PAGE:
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  7. Carpenter, Jeffrey & Myers, Caitlin Knowles, 2010. "Why volunteer? Evidence on the role of altruism, image, and incentives," Journal of Public Economics, Elsevier, vol. 94(11-12), pages 911-920, December.
  8. Andreoni, James, 1993. "An Experimental Test of the Public-Goods Crowding-Out Hypothesis," American Economic Review, American Economic Association, vol. 83(5), pages 1317-27, December.
  9. Thomas K. Bauer & Julia Bredtmann & Christoph M. Schmidt, 2012. "Time vs. Money – The Supply of Voluntary Labor and Charitable Donations across Europe," Ruhr Economic Papers 0349, Rheinisch-Westfälisches Institut für Wirtschaftsforschung, Ruhr-Universität Bochum, Universität Dortmund, Universität Duisburg-Essen.
  10. Andreoni, James, 1989. "Giving with Impure Altruism: Applications to Charity and Ricardian Equivalence," Journal of Political Economy, University of Chicago Press, vol. 97(6), pages 1447-58, December.
  11. Smith, Adam, 1759. "The Theory of Moral Sentiments," History of Economic Thought Books, McMaster University Archive for the History of Economic Thought, number smith1759.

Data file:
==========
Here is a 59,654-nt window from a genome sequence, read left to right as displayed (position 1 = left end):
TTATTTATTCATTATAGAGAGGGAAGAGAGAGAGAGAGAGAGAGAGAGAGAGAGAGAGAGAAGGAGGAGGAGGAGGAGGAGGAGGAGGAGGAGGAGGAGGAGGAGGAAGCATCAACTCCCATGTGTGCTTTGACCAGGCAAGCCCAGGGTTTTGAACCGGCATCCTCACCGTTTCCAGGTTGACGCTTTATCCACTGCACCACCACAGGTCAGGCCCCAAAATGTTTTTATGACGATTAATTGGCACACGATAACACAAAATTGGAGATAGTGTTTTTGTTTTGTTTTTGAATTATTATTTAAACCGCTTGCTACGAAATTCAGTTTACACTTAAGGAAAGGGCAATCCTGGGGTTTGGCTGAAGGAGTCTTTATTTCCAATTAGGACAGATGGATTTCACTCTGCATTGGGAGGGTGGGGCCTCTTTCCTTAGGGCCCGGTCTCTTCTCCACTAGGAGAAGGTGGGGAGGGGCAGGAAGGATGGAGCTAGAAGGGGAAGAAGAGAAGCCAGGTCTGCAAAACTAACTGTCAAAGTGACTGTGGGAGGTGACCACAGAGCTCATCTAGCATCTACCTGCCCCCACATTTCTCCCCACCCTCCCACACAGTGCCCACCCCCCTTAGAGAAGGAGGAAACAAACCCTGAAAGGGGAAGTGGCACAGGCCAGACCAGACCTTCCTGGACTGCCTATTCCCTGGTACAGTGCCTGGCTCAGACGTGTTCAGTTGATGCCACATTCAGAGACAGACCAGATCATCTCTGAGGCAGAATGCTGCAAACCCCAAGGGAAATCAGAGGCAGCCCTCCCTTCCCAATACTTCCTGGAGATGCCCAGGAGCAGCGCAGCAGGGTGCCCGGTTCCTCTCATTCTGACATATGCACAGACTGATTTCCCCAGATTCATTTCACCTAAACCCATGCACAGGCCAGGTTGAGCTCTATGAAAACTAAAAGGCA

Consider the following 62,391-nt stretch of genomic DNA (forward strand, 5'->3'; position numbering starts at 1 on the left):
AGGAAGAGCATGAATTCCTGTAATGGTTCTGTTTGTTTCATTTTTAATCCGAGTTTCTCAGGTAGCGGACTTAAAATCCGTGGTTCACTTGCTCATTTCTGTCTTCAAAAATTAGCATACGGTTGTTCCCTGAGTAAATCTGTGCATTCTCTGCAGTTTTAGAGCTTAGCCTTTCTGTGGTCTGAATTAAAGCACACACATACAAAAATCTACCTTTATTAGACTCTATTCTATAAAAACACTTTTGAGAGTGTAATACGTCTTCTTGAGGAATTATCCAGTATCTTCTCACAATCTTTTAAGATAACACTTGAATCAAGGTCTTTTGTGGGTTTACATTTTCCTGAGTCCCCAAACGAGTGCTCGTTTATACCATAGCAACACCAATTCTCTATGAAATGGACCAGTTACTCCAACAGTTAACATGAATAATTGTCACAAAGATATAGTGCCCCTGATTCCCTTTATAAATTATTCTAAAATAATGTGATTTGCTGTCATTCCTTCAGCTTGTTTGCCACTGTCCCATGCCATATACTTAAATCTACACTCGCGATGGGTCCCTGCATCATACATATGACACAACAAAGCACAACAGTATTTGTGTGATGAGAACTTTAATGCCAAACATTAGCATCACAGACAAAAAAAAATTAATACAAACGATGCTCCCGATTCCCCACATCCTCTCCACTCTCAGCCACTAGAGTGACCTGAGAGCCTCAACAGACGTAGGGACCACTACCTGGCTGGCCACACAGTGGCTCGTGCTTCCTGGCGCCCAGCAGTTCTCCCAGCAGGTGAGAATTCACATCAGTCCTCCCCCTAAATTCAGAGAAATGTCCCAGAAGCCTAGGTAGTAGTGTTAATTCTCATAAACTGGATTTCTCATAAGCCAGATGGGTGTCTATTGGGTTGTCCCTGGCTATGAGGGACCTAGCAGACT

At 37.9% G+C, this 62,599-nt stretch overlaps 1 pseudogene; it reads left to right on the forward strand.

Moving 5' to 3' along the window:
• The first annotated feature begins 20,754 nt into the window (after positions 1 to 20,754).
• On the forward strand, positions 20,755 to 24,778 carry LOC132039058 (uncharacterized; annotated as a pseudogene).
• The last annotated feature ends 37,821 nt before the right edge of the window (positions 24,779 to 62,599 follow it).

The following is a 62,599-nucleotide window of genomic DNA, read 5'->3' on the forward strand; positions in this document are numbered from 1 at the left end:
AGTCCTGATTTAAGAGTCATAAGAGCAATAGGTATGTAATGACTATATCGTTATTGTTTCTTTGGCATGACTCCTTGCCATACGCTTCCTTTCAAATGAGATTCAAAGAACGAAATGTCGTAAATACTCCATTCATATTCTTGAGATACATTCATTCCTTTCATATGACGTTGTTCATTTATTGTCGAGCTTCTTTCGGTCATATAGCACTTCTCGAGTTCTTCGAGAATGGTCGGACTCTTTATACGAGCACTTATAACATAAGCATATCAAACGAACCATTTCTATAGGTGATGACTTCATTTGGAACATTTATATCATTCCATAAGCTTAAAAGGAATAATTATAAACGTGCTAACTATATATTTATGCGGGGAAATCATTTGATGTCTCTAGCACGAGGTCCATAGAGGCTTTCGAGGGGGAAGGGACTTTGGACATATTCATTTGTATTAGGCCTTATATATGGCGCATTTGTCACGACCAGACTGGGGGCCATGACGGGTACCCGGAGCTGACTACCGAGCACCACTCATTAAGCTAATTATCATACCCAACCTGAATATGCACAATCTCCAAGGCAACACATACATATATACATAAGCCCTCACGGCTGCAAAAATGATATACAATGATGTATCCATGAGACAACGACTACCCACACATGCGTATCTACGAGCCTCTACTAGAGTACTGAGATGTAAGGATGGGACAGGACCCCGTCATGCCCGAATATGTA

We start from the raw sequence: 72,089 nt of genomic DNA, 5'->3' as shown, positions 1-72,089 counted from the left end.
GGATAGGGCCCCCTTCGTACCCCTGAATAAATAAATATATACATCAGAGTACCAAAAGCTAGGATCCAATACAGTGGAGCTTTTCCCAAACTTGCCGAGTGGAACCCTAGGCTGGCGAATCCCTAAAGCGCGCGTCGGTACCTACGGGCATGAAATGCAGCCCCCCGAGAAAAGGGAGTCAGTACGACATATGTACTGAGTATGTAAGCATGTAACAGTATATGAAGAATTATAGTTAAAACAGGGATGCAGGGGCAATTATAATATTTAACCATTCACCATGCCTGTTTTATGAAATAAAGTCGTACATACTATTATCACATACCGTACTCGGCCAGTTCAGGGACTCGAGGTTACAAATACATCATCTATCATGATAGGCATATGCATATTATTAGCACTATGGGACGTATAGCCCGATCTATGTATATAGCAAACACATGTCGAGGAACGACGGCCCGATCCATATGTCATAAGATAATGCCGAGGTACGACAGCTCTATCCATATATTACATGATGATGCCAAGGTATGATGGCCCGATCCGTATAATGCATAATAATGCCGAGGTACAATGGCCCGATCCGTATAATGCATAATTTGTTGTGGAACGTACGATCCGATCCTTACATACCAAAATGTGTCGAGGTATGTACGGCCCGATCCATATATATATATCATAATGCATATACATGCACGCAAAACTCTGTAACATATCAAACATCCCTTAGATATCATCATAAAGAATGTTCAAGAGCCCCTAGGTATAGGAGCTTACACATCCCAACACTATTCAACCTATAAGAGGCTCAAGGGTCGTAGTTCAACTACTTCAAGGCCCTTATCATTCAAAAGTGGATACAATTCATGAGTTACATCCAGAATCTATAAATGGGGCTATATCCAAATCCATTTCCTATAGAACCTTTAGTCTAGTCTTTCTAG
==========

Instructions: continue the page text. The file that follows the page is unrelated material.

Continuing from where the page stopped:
12. Duncan, Brian, 1999. "Modeling charitable contributions of time and money," Journal of Public Economics, Elsevier, vol. 72(2), pages 213-242, May.
  13. Alexander L. Brown & Jonathan Meer & J. Forrest Williams, 2013. "Why Do People Volunteer? An Experimental Analysis of Preferences for Time Donations," NBER Working Papers 19066, National Bureau of Economic Research, Inc.
  14. Andreoni, James, 1990. "Impure Altruism and Donations to Public Goods: A Theory of Warm-Glow Giving?," Economic Journal, Royal Economic Society, vol. 100(401), pages 464-77, June.
  15. Brown, Eleanor & Lankford, Hamilton, 1992. "Gifts of money and gifts of time estimating the effects of tax prices and available time," Journal of Public Economics, Elsevier, vol. 47(3), pages 321-341, April.
  16. Femida Handy & Eliakim Katz, 2008. "Donating behavior: if time is money, which to give? A preliminary analysis," Journal of Economic Studies, Emerald Group Publishing, vol. 35(4), pages 323-332, July.
  17. Tonin, Mirco & Vlassopoulos, Michael, 2010. "Disentangling the sources of pro-socially motivated effort: A field experiment," Journal of Public Economics, Elsevier, vol. 94(11-12), pages 1086-1092, December.
  18. James Andreoni & A. Abigail Payne, 2003. "Do Government Grants to Private Charities Crowd Out Giving or Fund-raising?," American Economic Review, American Economic Association, vol. 93(3), pages 792-812, June.
  19. Null, C., 2011. "Warm glow, information, and inefficient charitable giving," Journal of Public Economics, Elsevier, vol. 95(5-6), pages 455-465, June.
  20. Menchik, Paul L. & Weisbrod, Burton A., 1987. "Volunteer labor supply," Journal of Public Economics, Elsevier, vol. 32(2), pages 159-183, March.
  21. Null, C., 2011. "Warm glow, information, and inefficient charitable giving," Journal of Public Economics, Elsevier, vol. 95(5), pages 455-465.